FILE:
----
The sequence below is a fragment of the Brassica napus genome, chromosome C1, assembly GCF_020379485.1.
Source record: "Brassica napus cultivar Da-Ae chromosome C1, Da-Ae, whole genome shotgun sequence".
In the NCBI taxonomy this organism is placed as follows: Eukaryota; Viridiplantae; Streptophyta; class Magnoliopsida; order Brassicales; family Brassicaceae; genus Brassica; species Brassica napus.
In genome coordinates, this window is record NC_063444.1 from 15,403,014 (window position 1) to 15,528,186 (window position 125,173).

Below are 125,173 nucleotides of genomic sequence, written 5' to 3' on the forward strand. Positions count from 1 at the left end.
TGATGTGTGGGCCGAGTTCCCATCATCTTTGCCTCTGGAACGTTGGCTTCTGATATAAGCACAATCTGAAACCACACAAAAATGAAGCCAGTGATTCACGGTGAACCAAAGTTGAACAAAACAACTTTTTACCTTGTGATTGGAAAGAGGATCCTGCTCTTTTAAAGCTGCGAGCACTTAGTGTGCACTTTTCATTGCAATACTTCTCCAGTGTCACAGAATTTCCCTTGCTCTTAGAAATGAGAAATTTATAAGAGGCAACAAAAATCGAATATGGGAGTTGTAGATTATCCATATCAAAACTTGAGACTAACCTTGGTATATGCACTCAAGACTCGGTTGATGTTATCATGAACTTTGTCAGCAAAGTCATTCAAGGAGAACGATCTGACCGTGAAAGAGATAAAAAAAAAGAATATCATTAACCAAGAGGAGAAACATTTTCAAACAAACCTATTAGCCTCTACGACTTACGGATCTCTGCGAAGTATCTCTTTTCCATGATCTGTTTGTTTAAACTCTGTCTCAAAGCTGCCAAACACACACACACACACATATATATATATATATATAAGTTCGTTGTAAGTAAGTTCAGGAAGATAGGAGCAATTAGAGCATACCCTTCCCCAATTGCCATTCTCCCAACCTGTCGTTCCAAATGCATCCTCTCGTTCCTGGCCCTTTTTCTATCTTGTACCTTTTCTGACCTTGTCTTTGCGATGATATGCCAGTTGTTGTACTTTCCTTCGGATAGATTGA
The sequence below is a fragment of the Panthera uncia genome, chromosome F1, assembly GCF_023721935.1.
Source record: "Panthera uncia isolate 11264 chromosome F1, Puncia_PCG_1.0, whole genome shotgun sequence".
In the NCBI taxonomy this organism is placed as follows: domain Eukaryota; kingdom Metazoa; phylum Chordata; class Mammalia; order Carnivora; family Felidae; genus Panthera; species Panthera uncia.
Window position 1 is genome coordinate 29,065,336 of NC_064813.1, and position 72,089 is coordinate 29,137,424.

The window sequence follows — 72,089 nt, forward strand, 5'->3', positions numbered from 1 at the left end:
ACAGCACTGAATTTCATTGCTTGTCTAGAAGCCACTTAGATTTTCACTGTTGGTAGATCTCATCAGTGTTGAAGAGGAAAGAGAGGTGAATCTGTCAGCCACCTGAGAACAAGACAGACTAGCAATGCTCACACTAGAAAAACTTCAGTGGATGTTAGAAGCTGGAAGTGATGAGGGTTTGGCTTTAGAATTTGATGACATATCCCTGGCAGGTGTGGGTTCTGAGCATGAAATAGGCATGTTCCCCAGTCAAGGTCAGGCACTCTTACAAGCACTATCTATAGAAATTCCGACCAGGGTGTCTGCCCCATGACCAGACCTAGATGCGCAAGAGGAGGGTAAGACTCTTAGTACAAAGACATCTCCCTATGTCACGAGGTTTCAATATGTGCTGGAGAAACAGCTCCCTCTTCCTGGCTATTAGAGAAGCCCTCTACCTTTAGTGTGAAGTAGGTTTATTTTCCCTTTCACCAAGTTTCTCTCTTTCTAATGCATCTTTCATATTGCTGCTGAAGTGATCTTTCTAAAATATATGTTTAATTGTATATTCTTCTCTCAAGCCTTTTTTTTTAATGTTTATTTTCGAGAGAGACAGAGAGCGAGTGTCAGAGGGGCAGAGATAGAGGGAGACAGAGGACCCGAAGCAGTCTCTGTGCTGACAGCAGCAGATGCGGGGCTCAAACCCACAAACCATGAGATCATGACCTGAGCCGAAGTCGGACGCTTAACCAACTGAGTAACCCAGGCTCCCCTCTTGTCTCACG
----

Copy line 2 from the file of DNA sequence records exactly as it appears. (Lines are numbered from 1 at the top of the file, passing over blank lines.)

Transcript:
Source record: "Brassica napus cultivar Da-Ae chromosome C1, Da-Ae, whole genome shotgun sequence".